It's no secret I love fries.  Well, potatoes more generally, but especially this deep-fried variety.

I miss Montreal poo-tin like crazy.  
 miss Toronto's dirrtttyyy fry trucks.  
It might be safe to say I miss food as much as I miss my people.

I can't very well replace my Toronto friends, but I can replace food.  Then I could use that food to replace my feelings...I think that's funny.  I know my friends back home are rolling their eyes.

I was successful in finding the perfect french fry.  My sister took me to Fritz last week.  Then I went again this weekend. I tried to go today, but they don't open until 4:30 pm on Tuesdays and Wednesdays.

It's obvious I just can't get enough of these:

That's mango-chutney dip.  Now it was described to me as "AMAZING".
I thought it was okay.  It's like mayo with curry.
Fritz's fries are fryer-fresh, piping hot, crispy, well-salted, and delicious.  It tastes amazing whether you're tall, short, female, male, drunk, sober, rich, poor...THAT is the the joy of the french fry.  Universal.

Fritz's poutine - although they use mozzarella as opposed to proper curds - is still deliciously passable.  They have a long list of dips - very reminescent of Pomme in NYC.  


Prices are reasonable and service is great.  They give it to you the way you want it - to eat as you walk, to eat at home, to eat there.  If there's a line-up, as there likely is in the weehours, it's quick.  Don't get discouraged.

I love this place.

Fritz European Fry House on Urbanspoon

Monday, October 22, 2012

Vancouver: Shanghai River


someone give me a lifeboat

:Richmond:


Yelpers and Urbanspooners love it.  The blogs I follow love it.  My sister likes it.  Her friends do too.  I figured it was a sure bet for dinner with my ma.

It's polite and clean.  The anticipation was killing me, especially since you can see them prep the soup dumplings - xio long bow


They arrived and after my first bite I was confused.  I did not love it.  While the flavour of the dumplings was good, the soup was swimming with huge chunks of pork crud and grease.  Now, I've had a lot of XLB in my life and I've never seen it look quite so cloudy and grimy.  The skin itself was super thick and chewy.  I remain confused.

This was my mother's first XLB and I regret taking her because she did not enjoy it.  Now it will take persuasion and bribery to get her to go eat it again.  My mother does not agree with my philosophy about trying everything at least twice.  If she doesn't like it, she avoids it.

XLB


We did, however, love our other two dishes:


Mapu tofu - creamy tofu, tons of flavour, and nice kick


Shanghai soup noodles - nice broth and full of greens
I know I am in the minority about this one.  All the people I trust and all the bloggers I follow love the XLB here...so I really don't know what to say.   Perhaps it was a bad batch.  I warrant it happens.  I will give it another go.  I just hope that doesn't send me down the river...without a paddle.

Shanghai River 滬江海派料理 on Urbanspoon

Saturday, October 20, 2012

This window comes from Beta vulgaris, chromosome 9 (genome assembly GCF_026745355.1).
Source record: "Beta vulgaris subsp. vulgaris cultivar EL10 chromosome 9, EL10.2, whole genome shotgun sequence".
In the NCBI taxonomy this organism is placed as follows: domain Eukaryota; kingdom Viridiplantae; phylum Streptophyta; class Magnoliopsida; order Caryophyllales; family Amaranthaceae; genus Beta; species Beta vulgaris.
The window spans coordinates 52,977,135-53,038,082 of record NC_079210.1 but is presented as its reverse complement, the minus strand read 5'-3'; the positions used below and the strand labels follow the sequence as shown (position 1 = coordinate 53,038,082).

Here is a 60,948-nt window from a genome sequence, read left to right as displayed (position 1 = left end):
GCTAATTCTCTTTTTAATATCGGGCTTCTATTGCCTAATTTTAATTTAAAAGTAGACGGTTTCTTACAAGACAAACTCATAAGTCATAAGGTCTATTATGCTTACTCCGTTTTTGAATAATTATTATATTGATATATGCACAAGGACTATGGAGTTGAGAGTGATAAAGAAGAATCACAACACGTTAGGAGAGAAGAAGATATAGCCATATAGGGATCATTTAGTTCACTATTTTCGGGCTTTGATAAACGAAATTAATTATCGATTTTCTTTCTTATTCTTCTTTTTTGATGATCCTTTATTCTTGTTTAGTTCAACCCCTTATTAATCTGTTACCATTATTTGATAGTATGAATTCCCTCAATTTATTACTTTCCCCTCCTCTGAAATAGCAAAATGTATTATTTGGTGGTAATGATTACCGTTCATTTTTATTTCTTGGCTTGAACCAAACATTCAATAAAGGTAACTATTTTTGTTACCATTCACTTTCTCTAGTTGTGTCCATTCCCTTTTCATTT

Vancouver: Samurai Japanese


the way of the sushi
:West End:

Hi.  I'm still here.  Well, technically that 'here' meant Toronto.  That's no longer the case.  It's been about two weeks since I returned to Beautiful British Columbia, and it really is beautiful, between the rain.  I am doing my utmost to post, but am facing a five-tonne load of responsibilities.  Consequently, there will be some adjustment pains until I fully get my barrings.  I'm excited to be here and can't wait to eat, eat, eat.
 

This was my first meal out because I took a necessary lunch break between unpacking and moving furniture to meet my sister.

Now, we west coasters know that at a minimum, sushi in Vancouver is sushi.  It's alright and affordable.  Samurai is no different.  I would say it's like they say - best bang for your buck.

It's an easy drop-in restaurant that serves bountiful portions.  The menu is simple and straightforward - just like the food.

Sashimi appetizer $4
I forgot how fat and plump BC sashimi can be...oh.joy.

My all-time favourite: negi toro

Their bento lunch special is $8.
Economically tasty and filling.
The service is friendly and quick.  It's not a place I would bring my parents, but I would definitely drop in for a solo lunch or even a quick dinner with a friend.


Samurai Japanese on Urbanspoon

Wednesday, October 17, 2012

Toronto: Harbour Sixty Steak House

girl meets steak
:Harbour Street:

I have an intense and passionate relationship with steak. I love it.

What's a girl to do then when her time is up and she hasn't tried all the steakhouses.  Simple, she turns to her friends to help her narrow down the field.



Sidebar: Of the ones I have tried, I loved House of Chan.  I like Ruth's Chris  and I enjoy  mainstream joints like the Keg and Canyon Creek.  I'm not a fan of Morton's or Le Biftheque.

My shortlist was Jacobs, Ruby Watch Co, Barberians and Harbour Sixty.  I surveyed 100 Facebook friends and Harbour Sixty won the majority by 1 vote, Barberians was second and Jacobs was third.  I nixed the latter since most people raved about the table caesar.  Greens are secondary to me.